Planning Your Knee-Jerk Reaction
As the director of a communications agency, I know all about reacting to the unexpected and preparing for media response. Having been in the industry for 13 years, I’ve had my share of incidents that tested me as a business leader. Up until now, all of these crises have had one thing in common— they have managed to come at the worst moments possible.
The last emergency reached me while I was sitting on the train one Sunday. Someone called and told me about a serious accident that had occurred at a client business. It looked bad and there were injuries. What’s more, the CEO was overseas, the presswoman was on vacation and the manager in charge could care less. At this point, 24 hours had already passed since the accident, and one of the employees involved had already been interviewed by the regional press. To make matters worse, photos had been snapped by cell phones and calls from the media were flooding in.
The ensuing media exposure threatened to damage the reputation and future of the business. It was a classic constellation of incidents that I have seen in many a crisis, and every time, the crisis management team in place never seemed to have much of a plan to follow. I am constantly encountering companies that have well-worked-out disaster recovery plans, and yet they are not fully prepared to deal with the crisis scenarios when they actually happen. Here are some key components of proper emergency response that have helped my clients collect themselves during times of crisis.
Consider the Scenarios
When it comes to preparing clients for emergencies, I tell them to analyze all likely scenarios. They should start by examining the probability of each case occurring, the consequences that would ensue and how the company can best prepare to face each scenario. With a little experience, the line between exaggerated lists of accidents and company-related crisis scenarios can be drawn.
Establish Crisis Centers
For my clients to operate their businesses successfully during troubled times, the following needs to be in effect: clear rules that can be followed in emergencies; agreement on which crisis manager is to handle which scenario; a truly functional communications infrastructure that consists of phone and e-mail lists; and top managers who are trained to withstand the media barrage.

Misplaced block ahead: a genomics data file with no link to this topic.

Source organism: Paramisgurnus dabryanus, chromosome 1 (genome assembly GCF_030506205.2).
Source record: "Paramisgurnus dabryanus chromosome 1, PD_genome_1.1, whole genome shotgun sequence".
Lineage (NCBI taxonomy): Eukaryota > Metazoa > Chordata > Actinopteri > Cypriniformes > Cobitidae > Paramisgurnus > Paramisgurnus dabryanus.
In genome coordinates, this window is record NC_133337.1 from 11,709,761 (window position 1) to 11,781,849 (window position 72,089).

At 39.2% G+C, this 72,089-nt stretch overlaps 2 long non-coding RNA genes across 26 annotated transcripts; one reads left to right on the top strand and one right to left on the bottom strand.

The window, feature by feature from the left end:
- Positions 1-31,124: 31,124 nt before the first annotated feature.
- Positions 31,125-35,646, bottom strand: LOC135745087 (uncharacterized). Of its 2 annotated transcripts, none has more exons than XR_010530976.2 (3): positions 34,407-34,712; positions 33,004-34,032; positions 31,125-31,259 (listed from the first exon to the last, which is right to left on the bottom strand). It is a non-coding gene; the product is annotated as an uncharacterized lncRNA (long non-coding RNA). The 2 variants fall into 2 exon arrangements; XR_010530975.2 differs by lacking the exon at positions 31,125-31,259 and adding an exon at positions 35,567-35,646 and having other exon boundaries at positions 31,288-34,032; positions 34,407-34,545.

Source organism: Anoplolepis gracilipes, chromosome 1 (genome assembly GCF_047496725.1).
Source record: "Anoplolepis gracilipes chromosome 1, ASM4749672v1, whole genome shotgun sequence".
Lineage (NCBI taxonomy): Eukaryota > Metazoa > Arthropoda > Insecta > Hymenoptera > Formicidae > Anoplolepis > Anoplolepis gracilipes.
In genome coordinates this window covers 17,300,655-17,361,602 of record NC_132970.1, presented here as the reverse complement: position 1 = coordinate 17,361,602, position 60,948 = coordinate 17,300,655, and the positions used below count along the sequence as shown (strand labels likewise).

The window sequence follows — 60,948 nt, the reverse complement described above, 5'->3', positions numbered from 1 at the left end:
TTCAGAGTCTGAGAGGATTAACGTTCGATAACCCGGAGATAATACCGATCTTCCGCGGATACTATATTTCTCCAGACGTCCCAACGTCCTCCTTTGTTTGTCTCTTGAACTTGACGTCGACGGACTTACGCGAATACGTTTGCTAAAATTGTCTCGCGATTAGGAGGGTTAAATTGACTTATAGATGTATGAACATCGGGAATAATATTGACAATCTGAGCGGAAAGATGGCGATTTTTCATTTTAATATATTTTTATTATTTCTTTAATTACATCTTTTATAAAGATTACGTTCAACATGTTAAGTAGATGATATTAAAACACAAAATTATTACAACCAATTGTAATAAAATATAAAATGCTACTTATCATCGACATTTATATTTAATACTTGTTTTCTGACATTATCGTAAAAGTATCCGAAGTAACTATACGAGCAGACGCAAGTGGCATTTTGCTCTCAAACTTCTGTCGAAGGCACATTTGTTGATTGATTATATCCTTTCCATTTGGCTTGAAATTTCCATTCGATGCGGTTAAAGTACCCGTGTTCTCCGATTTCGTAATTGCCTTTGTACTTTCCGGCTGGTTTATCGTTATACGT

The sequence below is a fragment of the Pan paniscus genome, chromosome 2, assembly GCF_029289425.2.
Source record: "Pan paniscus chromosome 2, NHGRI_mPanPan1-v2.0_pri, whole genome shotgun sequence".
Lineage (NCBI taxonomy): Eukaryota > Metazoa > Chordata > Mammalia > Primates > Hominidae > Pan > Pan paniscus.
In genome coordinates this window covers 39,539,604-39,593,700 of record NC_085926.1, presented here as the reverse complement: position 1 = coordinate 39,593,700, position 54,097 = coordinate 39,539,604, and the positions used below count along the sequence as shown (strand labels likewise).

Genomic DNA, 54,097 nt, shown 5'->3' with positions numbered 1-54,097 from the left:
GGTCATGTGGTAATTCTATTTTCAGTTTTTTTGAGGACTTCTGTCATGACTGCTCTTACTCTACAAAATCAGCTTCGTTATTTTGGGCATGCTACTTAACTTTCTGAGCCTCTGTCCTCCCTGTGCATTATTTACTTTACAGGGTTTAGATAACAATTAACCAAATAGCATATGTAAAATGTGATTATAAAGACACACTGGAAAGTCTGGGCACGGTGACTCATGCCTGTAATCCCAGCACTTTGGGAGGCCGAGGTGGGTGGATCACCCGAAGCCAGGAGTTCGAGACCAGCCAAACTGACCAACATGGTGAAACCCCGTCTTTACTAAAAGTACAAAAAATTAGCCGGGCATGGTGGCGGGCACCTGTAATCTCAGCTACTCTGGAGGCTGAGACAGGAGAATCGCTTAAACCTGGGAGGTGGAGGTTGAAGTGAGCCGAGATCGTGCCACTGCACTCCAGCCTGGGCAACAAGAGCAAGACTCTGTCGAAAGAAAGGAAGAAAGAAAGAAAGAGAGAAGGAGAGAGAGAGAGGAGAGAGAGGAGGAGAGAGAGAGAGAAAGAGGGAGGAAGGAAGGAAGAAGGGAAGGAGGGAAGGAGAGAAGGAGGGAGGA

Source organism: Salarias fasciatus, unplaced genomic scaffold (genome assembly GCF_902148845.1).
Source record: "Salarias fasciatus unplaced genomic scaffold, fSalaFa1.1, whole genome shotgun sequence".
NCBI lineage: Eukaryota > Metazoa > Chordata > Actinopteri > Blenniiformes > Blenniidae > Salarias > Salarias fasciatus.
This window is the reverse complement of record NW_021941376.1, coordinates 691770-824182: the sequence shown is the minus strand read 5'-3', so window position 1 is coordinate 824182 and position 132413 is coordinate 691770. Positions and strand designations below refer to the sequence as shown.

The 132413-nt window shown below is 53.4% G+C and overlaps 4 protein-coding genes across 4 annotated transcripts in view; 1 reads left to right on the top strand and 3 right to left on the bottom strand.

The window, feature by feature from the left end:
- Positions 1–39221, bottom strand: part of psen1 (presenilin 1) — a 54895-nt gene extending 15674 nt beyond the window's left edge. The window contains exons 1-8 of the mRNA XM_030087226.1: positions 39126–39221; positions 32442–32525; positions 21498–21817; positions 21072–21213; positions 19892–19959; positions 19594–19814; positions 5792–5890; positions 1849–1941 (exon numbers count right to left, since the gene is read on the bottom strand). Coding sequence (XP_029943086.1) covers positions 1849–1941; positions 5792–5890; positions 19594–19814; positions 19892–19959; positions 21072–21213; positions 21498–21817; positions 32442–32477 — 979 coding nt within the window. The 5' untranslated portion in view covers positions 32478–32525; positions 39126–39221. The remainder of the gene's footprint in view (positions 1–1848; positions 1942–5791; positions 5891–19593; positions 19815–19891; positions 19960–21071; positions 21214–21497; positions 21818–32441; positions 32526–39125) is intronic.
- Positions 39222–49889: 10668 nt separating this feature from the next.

Additionally, a crisis center should be established. While the people manning the centers gather all of the information, the crisis managers’ hands are free to approve guidelines for media, employees, customers and suppliers in a quick and across-theboard fashion.
Measure Response Times
At the root of emergency response is the speed in which an organization will respond to the crisis. Often, it is only a question of hours before a client will find themselves facing the media spotlight. Emergencies require quick thinking, as well as expedient and transparent actions— no ducking the issues, long discussions or drawn-out deliberations of the options at hand.
Preparing top management and affected employees for media attention is a top priority. I teach my clients how to handle stressful situations— being prepared gives them confidence and is a safeguard against over-reaction. My clients are then better able to set up a swift and expert decision level in the crisis center, quickly contain the media process and respond with authentic reactions to everyone who has been involved in the crisis.
As for the client crisis on the train, the company accepted the lessons learned, and they went on to develop extensive emergency plans for their employees and top management. As for me, it was back to business. Three weeks later, it happened again. It was a
Saturday this time, when I heard my cell phone ring.